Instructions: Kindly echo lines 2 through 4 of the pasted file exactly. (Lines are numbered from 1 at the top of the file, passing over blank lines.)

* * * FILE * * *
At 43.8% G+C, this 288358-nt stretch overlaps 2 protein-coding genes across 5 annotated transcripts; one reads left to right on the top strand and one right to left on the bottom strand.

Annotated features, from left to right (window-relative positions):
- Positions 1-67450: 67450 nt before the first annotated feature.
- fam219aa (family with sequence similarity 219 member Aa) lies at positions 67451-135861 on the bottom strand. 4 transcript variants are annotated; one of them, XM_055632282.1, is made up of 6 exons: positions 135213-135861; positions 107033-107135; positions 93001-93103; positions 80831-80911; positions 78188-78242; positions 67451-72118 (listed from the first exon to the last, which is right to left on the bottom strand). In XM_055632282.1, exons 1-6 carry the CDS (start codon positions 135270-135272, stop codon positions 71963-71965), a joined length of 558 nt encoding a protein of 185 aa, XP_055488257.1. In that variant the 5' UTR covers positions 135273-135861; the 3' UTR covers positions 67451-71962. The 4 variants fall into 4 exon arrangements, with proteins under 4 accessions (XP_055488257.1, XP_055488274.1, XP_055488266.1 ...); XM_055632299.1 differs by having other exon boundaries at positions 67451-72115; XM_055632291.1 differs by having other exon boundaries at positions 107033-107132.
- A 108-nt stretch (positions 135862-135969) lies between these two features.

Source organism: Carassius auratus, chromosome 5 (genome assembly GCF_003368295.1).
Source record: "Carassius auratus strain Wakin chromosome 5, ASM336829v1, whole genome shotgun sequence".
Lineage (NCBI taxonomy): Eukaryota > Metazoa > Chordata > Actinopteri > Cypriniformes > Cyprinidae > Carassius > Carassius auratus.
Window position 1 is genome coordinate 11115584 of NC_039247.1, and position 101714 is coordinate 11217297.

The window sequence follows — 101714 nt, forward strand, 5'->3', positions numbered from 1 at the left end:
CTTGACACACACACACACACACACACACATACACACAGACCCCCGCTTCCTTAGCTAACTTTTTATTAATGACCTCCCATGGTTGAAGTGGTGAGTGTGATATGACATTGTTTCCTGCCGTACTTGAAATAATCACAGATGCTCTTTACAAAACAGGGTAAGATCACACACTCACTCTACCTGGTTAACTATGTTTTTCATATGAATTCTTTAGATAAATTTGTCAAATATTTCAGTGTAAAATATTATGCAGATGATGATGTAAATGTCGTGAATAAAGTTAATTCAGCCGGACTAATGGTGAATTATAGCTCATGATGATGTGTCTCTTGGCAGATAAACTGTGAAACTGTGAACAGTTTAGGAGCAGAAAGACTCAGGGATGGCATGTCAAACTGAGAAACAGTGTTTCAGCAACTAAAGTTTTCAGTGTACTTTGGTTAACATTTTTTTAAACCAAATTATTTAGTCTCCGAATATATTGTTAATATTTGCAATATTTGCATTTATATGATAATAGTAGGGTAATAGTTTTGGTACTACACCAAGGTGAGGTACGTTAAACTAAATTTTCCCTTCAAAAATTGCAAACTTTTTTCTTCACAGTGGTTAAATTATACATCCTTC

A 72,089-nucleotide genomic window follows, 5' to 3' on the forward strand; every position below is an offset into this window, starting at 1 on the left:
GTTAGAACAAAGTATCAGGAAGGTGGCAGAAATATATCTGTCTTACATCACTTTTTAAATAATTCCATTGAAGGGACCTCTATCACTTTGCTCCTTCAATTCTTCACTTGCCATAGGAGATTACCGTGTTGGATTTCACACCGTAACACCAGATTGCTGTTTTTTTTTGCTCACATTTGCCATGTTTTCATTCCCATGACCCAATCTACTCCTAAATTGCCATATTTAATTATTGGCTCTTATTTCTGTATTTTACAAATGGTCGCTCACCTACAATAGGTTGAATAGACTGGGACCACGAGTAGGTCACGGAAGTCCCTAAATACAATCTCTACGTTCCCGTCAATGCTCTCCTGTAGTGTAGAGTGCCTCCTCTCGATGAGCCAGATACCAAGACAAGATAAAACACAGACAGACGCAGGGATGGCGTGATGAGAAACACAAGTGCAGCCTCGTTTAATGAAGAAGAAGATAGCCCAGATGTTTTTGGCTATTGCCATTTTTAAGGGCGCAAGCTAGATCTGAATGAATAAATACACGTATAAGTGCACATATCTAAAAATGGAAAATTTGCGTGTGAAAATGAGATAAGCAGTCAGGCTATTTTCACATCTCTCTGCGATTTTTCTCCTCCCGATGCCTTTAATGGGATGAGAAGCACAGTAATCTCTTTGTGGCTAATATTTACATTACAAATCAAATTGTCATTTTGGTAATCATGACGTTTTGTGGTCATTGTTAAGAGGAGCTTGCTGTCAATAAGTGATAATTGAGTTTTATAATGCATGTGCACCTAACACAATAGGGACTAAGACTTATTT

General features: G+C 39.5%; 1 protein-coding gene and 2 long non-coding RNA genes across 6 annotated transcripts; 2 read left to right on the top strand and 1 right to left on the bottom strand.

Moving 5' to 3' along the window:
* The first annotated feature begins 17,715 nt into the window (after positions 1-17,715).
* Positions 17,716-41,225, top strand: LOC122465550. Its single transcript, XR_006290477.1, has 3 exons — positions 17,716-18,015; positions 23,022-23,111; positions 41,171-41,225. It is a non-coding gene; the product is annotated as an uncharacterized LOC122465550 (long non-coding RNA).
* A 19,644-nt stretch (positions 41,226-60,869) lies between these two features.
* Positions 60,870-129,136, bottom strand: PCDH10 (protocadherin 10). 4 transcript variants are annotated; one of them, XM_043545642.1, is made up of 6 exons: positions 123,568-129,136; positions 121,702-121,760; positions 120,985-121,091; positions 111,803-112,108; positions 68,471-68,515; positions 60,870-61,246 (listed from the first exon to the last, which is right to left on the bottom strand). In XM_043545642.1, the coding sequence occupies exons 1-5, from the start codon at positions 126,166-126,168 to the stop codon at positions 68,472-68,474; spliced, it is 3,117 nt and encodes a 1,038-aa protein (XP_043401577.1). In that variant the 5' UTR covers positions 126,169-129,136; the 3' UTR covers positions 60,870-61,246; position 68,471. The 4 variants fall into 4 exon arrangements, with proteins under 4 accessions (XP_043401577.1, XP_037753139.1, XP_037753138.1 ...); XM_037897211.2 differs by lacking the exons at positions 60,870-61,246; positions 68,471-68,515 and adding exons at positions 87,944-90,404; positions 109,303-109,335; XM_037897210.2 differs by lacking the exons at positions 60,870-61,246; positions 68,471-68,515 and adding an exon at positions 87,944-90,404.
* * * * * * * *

Annotated features, from left to right (window-relative positions):
- Positions 1-67450: 67450 nt before the first annotated feature.
- fam219aa (family with sequence similarity 219 member Aa) lies at positions 67451-135861 on the bottom strand. 4 transcript variants are annotated; one of them, XM_055632282.1, is made up of 6 exons: positions 135213-135861; positions 107033-107135; positions 93001-93103; positions 80831-80911; positions 78188-78242; positions 67451-72118 (listed from the first exon to the last, which is right to left on the bottom strand). In XM_055632282.1, exons 1-6 carry the CDS (start codon positions 135270-135272, stop codon positions 71963-71965), a joined length of 558 nt encoding a protein of 185 aa, XP_055488257.1. In that variant the 5' UTR covers positions 135273-135861; the 3' UTR covers positions 67451-71962. The 4 variants fall into 4 exon arrangements, with proteins under 4 accessions (XP_055488257.1, XP_055488274.1, XP_055488266.1 ...); XM_055632299.1 differs by having other exon boundaries at positions 67451-72115; XM_055632291.1 differs by having other exon boundaries at positions 107033-107132.